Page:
Further, TRAI has sought industry views on whether IP-Is should be allowed to own, establish and provide wired access networks and in-building solutions, in line with global developments. “To encourage investment in active infrastructure by IP-1s, should they be allowed to provide end-to-end bandwidth, that is, digital transmission capacity capable of carrying messages through leased lines to TSPs,” says TRAI.
Another matter of deliberation is the identification of the TSP category with which such active infrastructure elements can be shared by IP-1s. As per the existing guidelines, IP-1s are permitted to provide passive infrastructure assets on a lease/rent out/sale basis only to licensed TSPs, which are permitted to create their own infrastructure. On similar lines, TRAI suggests that IP-1s may be permitted to provide infrastructure and end-to-end bandwidth through leased lines to different categories of TSPs such as virtual network operators (VNOs) and multiple system operators (MSOs) as they are licensed by the Department of Telecommunications (DoT) for providing telecom services and creating their own infrastructure. Other TSPs such as cloud service providers and machine-to-machine (M2M) connectivity providers, which are currently not registered with DoT, will also be eligible to get infrastructure services from IP-1s as and when they get registered with DoT.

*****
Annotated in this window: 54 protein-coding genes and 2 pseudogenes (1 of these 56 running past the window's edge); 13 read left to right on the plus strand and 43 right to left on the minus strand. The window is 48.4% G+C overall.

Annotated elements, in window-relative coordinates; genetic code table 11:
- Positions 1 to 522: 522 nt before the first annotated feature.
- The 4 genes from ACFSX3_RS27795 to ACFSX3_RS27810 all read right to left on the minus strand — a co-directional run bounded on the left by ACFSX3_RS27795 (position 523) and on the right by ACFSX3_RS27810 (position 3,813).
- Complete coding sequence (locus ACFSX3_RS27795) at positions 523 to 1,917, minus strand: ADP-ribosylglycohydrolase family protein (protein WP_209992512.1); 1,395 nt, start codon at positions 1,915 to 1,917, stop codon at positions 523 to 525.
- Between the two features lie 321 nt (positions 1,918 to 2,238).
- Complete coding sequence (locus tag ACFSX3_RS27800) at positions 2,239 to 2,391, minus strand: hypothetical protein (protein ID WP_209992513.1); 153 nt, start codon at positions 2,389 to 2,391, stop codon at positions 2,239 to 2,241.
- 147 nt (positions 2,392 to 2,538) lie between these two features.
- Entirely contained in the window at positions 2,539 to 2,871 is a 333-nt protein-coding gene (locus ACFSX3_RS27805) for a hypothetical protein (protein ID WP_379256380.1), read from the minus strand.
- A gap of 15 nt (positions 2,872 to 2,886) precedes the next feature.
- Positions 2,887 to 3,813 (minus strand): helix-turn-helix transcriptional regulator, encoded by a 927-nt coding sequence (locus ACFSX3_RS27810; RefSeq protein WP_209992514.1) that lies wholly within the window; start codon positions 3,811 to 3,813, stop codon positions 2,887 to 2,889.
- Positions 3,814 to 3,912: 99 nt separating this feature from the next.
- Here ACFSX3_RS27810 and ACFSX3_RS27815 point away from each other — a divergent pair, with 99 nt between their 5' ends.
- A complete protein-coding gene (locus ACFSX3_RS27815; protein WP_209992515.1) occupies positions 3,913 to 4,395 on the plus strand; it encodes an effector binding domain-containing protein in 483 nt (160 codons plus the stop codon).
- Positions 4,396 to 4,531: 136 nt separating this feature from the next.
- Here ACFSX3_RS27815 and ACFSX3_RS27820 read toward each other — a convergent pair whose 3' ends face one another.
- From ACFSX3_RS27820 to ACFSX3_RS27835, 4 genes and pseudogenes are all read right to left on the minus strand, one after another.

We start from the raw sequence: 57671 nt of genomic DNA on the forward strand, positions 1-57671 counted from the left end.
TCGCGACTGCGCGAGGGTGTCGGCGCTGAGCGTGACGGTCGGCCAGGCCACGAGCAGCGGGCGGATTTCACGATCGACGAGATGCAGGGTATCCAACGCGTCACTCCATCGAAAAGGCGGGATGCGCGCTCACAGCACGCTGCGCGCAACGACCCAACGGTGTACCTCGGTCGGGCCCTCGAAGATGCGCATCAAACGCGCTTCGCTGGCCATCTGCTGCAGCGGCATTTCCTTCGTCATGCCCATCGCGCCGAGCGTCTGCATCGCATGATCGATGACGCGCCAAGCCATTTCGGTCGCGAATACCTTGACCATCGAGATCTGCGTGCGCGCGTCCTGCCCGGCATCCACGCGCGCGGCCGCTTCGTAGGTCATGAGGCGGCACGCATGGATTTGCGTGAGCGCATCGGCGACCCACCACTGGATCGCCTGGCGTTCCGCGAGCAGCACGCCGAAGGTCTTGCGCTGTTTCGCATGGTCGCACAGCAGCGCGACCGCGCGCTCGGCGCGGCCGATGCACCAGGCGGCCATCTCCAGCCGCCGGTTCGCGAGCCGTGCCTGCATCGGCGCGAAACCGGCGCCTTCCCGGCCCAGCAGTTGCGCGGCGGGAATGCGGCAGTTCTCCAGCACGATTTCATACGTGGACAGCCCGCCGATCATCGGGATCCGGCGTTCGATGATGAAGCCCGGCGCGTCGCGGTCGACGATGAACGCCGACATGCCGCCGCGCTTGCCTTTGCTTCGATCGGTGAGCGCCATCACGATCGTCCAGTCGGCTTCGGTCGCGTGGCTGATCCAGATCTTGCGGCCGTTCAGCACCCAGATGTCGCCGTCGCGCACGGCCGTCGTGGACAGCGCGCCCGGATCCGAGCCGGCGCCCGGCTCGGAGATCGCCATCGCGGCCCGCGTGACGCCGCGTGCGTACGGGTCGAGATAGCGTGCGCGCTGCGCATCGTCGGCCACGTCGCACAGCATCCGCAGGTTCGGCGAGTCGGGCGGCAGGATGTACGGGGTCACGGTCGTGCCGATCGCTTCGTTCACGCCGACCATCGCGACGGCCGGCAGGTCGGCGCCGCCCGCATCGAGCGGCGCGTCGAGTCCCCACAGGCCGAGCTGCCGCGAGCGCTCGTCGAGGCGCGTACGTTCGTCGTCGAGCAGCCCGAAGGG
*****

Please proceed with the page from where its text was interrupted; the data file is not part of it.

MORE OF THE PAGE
If IP-1s are allowed to own, establish and rent/lease active network infrastructure, which also includes wireless telegraph apparatus, they would be required to obtain the licence for owning such apparatus, as well as an import licence from the Wireless Planning and Coordination wing of DoT for importing such equipment. Furthermore, for activating wireless backbone transmission systems, IP-1s would require microwave backbone spectrum for establishing point-to-point communication links. In light of these requirements, TRAI has sought industry views on whether IP-1s should be made eligible to obtain such wireless telegraphy licences and backbone spectrum. This may also require a discussion around licence fee and spectrum charges.